3. Networking Guidance & Online Presence
Relationship building is critical no matter what career you pursue. I’m sure you can remember that even during active duty, you would speak with colleagues when you were advancing to a new position and get advice or recommendations from those who held the role previously to ensure you were ready to execute your duties. This is no different in the civilian workforce, so don’t be reluctant to reach out to people for advice!
Utilize social media platforms. Networking events are great, but since they aren’t always frequent and may be hard to find in your location, make sure you don’t overlook how networking can be leveraged virtually, too. Social media platforms are a highly effective resource for forming relationships or starting a dialog with future employers.
Create a LinkedIn account. If you do not have a LinkedIn account yet, be sure to create one immediately and begin building your online presence. LinkedIn profiles are an extension of your resume, and it allows you to stay connected with anyone you meet professionally. Say you had the chance to try out that elevator pitch and received a business card – look that person up in a timely manner and send a brief follow-up message recapping your conversation and interest in continuing it.
Create an Indeed profile. Indeed is the number 1 job search engine in the world, making it important that your profile is in tip-top shape. This site allows you to share your job desires (i.e. location, salary, specific work, etc.) and your resume. Perfecting your resume to include industry-specific key words will help you to fit many different employer’s searches.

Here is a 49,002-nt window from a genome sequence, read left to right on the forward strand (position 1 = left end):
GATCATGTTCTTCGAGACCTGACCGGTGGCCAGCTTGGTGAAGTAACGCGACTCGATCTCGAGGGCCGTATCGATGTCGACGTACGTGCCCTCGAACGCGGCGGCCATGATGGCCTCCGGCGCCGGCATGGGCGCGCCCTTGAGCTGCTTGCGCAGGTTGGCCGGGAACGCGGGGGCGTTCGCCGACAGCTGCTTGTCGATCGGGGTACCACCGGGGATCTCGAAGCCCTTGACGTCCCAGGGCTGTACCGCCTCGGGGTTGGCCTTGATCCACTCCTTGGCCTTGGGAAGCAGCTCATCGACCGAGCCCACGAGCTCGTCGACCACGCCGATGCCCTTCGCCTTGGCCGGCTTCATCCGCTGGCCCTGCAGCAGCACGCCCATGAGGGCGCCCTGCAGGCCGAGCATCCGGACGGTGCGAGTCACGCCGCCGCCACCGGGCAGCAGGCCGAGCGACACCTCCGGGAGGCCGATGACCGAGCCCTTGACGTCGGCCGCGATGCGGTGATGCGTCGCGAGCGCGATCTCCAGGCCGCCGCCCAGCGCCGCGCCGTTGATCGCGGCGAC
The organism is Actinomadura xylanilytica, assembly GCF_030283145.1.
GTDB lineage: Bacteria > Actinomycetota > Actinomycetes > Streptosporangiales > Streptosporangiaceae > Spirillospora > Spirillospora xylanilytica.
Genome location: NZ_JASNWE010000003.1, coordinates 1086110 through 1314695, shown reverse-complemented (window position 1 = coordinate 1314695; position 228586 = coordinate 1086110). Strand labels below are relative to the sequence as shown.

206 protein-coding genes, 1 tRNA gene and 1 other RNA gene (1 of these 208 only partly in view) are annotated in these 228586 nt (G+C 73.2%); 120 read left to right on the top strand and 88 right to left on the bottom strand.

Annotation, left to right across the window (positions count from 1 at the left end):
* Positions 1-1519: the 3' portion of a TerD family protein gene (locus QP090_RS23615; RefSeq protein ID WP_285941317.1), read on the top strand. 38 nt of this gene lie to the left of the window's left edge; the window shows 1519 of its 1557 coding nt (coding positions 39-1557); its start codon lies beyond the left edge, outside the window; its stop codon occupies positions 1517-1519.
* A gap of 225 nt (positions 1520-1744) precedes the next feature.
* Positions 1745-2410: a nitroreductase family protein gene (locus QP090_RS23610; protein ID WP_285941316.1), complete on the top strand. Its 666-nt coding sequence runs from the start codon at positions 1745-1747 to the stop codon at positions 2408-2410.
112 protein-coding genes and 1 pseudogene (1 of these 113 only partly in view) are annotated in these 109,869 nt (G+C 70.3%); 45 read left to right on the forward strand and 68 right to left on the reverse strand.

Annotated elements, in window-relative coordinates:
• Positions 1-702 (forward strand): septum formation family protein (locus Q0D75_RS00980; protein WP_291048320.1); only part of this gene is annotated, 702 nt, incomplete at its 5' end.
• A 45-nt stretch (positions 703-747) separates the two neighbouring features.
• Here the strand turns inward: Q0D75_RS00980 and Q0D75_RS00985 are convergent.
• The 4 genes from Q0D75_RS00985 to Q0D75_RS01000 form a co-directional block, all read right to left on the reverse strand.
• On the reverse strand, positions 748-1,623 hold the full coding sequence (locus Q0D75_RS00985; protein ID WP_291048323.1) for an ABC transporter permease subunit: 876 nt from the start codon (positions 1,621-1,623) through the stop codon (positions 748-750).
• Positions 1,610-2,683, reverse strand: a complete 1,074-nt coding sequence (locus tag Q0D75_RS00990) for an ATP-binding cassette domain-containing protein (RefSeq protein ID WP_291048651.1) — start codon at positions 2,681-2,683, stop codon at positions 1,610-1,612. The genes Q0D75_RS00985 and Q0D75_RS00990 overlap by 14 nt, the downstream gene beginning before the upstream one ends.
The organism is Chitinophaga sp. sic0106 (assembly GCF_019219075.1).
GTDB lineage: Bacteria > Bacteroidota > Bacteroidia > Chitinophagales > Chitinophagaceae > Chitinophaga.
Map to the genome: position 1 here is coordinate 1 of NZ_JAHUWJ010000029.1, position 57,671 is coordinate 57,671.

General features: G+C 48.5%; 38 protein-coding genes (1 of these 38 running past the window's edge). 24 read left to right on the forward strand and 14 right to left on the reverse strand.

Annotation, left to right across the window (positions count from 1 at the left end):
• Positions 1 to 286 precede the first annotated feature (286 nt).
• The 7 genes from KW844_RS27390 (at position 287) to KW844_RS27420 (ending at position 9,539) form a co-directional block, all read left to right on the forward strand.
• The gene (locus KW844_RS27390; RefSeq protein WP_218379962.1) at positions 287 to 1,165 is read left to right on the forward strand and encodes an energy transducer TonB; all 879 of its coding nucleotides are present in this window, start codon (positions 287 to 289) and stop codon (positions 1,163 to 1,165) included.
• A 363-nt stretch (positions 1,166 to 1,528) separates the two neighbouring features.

4. Finding the “Right Fit”
Part of the issue here is the challenge of deciding what career path you are interested in.
Try to be open-minded. Look outside of industries you have assumed you would be a good fit for and investigate those that you have overlooked.
Research. Consider specific companies that are dedicated to diversifying their talent and/ or specifically value employing veterans.
For example, Hilton promoted their initiative through this article on LinkedIn in 2016. They explain how Hospitality is often overlooked by veterans, however, there are many ways in which it overlaps – you simply need to find common ground!
5. Explore Your Options
Utilizing numerous sources and tools for applying to jobs will make sure that you aren’t putting all your eggs in one basket and should increase your chances of finding the right job, not just a job.
Keep it simple. There are typical job sites that are still great resources (Indeed, CareerBuilder, Monster, LinkedIn), for more job opportunity sources click here.
Veteran specific sources. Roles specifically targeted towards vets can also be found on government or private sector sites. Sites that have veteran specific jobs include Clearance Jobs, Indeed, and the US Department of Veteran Affairs.
Note: LinkedIn has an entirely separate site, LinkedIn For Good, which is an initiative dedicated to connecting those underserved and they have a specific program to assist veterans in their transition. Whether you take advantage of networking in person or online (we recommend both!), it will be beneficial for maintaining professional relationships as well as becoming more comfortable with conversing with civilians who will be your future co-workers.
Contract positions. Another reliable source would be working with companies that offer contract positions (like us!). These companies work with both civilians and veterans to support various customers across the globe. At SkyBridge Tactical, we specifically work as a full spectrum service provider, supporting our customers in many areas of expertise. Companies that offer contract positions are a great way for veterans to get back into the workforce in a setting that is familiar.
All in All…
Although there is plenty of room for improvement when it comes to HR professionals and hiring managers understanding how to recruit veterans and providing long-term opportunities for career growth, veterans must also take ownership over their transition by following these job search tips.
Co-Authored by SkyBridge Tactical Business Development Interns, Lexie Murdough and Gabriella Elnicki.